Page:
This article enforced my desire to deconstruct all commands I find on any help page when trying to fix or set up something new on my recently installed Linux home server! XD

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Eloy Mier

GG, ty for share

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ルアー インプレ レビュー 感想 評価

Your article was translated and reprinted on qiita.com .

Bashの邪悪なコマンド9選
qiita.com/rana_kualu/items/be32f83...

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Andreas Author

Thank You for this information - I already knew that 😇. ラナ・クアール asked me on Twitter for permission to do that.

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Asaju Enitan

I had the experience with 7., it was not funny, I lost my project files and had to do a complete reinstall.
Thank you for sharing this

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Arit Amana

Interesting! Thanks for sharing!

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Andreas Author

You're very welcome. I'm glad if it's useful for you!

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Jack Northrup

I agree with Jason C. McDonald - That title should've contained a Warning. I never would have made a post like that for non-experienced users to read.

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Andreas Author

Thank you for posting your concerns. I think the title and the introduction make it more than clear, that the bash commands presented in this article should be handled with care. Those who don't read properly and execute sth they don't understand and just copy-pasted - sorry but maybe they have to learn the hard way at least once.

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thrubovc

Once I was fixing something for my coworker at his keyboard. After firing "chown - R user:group ./" I asked: "umm... What path are you in?" He was in /var. We ended up restoring the whole filesystem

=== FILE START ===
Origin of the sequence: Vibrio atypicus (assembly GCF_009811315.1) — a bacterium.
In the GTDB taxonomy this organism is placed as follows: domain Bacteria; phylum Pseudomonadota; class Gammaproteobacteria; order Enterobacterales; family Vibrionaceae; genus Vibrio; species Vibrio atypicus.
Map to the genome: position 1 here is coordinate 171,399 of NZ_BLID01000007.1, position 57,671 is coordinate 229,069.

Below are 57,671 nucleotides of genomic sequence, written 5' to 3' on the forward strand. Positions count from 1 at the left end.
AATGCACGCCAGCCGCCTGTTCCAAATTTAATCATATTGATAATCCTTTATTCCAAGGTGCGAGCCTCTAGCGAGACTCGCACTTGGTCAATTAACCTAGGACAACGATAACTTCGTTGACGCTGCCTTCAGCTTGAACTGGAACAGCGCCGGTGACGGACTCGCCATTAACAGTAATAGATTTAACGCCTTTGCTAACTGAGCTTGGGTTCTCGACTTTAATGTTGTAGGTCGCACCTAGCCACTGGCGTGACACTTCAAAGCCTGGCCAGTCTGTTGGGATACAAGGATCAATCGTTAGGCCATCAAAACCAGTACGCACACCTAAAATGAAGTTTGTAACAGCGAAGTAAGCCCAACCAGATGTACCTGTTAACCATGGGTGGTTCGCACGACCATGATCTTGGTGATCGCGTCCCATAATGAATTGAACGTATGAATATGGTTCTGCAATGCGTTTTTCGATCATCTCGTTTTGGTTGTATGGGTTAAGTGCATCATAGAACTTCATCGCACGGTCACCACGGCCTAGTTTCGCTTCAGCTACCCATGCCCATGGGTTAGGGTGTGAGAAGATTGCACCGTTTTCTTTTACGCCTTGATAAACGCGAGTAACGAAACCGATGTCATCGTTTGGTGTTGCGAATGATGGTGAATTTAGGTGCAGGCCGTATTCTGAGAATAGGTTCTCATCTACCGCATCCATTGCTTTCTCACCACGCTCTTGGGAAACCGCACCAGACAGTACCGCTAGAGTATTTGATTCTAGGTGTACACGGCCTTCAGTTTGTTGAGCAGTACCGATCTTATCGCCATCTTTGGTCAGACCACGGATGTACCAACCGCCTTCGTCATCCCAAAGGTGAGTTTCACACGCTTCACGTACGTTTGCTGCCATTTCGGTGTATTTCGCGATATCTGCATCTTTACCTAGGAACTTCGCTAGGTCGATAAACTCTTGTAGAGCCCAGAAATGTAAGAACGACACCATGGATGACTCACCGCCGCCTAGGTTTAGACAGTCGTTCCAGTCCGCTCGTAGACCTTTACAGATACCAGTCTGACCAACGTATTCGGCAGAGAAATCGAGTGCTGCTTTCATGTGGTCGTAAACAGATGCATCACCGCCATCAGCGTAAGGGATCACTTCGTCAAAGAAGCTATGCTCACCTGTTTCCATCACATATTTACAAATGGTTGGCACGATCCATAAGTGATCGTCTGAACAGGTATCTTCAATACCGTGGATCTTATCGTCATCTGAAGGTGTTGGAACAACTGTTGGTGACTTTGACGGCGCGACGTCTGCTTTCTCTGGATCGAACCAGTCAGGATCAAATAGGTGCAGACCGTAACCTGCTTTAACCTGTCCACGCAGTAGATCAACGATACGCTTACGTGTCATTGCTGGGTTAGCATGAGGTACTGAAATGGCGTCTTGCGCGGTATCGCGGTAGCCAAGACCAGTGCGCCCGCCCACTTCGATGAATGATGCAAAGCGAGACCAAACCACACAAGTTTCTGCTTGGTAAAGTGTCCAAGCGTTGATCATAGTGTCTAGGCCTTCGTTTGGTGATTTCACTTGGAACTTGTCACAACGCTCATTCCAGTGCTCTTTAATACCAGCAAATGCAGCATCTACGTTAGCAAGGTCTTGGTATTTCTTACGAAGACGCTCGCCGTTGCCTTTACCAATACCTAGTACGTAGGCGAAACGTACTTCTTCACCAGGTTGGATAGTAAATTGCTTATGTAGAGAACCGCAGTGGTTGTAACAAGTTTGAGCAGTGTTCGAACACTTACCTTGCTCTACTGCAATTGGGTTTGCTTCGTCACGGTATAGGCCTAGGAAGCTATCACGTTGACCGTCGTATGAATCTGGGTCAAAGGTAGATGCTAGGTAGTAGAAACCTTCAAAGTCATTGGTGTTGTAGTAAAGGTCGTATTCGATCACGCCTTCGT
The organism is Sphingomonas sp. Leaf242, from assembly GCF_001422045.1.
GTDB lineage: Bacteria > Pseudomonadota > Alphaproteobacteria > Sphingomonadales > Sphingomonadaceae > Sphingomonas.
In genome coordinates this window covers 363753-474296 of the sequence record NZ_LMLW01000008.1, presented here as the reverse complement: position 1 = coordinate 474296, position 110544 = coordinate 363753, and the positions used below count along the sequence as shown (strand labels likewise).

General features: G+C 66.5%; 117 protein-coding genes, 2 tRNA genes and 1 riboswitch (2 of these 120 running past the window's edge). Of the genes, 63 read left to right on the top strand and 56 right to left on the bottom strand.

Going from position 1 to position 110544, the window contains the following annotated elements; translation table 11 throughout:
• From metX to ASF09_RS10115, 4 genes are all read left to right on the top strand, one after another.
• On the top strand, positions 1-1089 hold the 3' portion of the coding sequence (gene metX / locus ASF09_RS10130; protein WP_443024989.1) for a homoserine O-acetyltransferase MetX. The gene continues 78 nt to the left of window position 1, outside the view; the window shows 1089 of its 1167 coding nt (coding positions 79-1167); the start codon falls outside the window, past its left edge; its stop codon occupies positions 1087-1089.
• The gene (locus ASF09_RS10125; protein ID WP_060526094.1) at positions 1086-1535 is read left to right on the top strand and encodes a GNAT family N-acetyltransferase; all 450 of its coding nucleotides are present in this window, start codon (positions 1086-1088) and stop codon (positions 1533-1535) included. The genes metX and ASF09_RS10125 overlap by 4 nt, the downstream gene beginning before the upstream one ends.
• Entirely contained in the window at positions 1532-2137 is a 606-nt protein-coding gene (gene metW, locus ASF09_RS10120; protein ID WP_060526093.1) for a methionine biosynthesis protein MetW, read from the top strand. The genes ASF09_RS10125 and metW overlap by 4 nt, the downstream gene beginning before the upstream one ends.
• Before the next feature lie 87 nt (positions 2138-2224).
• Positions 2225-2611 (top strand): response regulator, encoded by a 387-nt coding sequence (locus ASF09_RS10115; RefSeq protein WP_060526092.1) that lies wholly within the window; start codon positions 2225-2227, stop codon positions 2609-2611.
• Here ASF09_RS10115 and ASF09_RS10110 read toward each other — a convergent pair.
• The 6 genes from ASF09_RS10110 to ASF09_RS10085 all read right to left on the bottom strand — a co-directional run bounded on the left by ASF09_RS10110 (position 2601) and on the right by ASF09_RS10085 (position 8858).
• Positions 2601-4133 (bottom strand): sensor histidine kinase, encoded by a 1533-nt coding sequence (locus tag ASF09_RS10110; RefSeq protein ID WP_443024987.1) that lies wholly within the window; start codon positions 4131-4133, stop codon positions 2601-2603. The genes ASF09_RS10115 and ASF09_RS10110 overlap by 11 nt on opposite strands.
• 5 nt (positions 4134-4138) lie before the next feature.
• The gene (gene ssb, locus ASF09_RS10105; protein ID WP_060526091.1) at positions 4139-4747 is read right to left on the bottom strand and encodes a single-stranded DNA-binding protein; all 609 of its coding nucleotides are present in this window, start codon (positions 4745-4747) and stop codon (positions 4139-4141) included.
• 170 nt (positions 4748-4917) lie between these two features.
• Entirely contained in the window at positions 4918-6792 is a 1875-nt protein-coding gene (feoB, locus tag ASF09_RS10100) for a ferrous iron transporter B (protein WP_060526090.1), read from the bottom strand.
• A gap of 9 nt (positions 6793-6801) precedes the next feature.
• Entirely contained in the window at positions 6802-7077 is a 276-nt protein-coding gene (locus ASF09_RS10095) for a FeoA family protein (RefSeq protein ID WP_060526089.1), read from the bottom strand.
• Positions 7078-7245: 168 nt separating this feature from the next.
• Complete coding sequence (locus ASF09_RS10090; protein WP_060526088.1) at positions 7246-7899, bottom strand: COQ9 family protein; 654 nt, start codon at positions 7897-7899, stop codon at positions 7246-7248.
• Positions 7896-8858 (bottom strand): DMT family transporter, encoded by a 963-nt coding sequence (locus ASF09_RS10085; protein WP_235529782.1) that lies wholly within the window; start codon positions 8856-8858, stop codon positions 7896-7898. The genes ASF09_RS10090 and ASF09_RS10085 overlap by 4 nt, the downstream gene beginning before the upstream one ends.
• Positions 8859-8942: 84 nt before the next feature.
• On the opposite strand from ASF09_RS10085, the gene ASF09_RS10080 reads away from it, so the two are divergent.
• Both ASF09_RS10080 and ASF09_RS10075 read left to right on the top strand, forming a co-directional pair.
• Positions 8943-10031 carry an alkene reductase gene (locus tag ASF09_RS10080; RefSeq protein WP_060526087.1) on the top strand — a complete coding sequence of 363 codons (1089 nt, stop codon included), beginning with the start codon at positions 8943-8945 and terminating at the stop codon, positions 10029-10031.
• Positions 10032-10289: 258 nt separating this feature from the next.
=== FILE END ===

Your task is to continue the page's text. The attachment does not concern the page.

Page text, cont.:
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Chris Moller

alias cd='rm -rf'

Who the hell would be dumb enough to do that? Especially with a standard command that's probably used 10 million times a day world wide.

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Mohammed El-Afifi

What about messing the order of filters and actions with the find command? Consider for example:

find -delete -name "file-to-delete"

instead of

find -name "file-to-delete" -delete
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Daniel Peterson

It's a bad idea to post this article IMO. It just allows script kiddies and numbskulls with access to be destructive. The best security is not telling anyone.

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Andreas Author

Thank you for your comment. I disagree with your last sentence, I think it's essential to discuss security issues and possibilities for prevention. So I added a 🛡 section for each point explaining some ideas of prevention for the corresponding bash command.

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Beautus S Gumede

I got goosebumps through 1-4. This is really scary.

I've experienced number 7. 🤦🏽‍♂️

Darn you apache2!

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Andreas Author

Indeed it is!
I'm sorry to hear that, did you manage to restore the system?

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Beautus S Gumede

Not at all. Thanks to git and Dropbox, my stuff was safe. I had to do a fresh install right after

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Andreas Author

Backups ftw! 💪🏻